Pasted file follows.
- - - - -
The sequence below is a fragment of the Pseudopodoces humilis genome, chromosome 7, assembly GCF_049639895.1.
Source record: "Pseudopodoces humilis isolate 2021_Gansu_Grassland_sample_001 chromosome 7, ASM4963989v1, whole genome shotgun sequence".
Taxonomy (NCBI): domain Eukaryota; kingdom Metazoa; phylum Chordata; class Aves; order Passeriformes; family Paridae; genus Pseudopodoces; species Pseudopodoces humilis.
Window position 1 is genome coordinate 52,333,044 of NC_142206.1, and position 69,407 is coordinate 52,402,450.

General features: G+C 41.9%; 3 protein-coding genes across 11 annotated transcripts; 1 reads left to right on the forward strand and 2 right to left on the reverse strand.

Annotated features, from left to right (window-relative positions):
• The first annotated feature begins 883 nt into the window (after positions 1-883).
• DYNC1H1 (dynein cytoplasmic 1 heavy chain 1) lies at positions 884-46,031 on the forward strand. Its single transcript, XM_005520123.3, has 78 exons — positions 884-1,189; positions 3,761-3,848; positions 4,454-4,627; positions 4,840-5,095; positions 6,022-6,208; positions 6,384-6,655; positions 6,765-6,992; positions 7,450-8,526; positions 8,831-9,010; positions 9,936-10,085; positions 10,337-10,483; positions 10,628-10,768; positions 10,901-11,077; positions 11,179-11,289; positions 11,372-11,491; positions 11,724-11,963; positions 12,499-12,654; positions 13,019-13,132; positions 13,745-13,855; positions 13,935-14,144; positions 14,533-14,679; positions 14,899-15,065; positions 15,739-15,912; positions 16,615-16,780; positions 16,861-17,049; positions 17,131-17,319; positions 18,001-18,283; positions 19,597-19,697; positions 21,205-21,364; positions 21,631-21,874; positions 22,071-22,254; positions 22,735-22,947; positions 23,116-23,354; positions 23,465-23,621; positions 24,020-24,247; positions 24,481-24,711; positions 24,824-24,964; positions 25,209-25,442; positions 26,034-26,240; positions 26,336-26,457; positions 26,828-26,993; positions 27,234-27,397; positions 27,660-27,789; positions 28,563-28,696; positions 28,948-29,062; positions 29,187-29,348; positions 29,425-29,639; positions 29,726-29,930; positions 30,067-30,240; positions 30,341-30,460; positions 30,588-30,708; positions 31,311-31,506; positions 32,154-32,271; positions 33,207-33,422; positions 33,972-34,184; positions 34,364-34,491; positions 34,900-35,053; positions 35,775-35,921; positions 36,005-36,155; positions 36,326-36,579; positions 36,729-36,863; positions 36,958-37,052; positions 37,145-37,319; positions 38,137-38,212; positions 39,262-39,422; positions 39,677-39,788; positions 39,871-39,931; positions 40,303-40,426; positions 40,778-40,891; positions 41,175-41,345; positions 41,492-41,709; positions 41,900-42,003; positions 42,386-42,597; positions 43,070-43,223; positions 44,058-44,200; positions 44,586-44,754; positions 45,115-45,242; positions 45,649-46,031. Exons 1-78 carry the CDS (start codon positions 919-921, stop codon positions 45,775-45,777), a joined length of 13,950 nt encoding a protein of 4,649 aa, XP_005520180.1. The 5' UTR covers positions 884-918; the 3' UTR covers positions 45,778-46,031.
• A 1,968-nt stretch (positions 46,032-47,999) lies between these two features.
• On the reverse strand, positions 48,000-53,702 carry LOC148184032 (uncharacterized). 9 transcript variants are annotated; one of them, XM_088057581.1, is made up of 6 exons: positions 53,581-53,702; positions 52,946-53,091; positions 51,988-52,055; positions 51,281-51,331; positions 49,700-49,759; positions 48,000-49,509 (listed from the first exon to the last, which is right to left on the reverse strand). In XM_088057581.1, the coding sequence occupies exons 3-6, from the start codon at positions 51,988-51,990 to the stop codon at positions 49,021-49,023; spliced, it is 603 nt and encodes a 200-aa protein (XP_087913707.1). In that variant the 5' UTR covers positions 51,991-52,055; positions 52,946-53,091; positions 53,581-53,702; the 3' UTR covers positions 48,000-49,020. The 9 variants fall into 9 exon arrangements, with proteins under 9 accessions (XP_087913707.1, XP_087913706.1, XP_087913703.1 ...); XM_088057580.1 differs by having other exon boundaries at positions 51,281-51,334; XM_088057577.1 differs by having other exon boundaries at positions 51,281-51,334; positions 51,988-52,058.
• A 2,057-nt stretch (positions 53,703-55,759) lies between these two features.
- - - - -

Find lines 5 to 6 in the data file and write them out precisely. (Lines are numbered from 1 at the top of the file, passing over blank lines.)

General features: G+C 41.9%; 3 protein-coding genes across 11 annotated transcripts; 1 reads left to right on the forward strand and 2 right to left on the reverse strand.

Annotated features, from left to right (window-relative positions):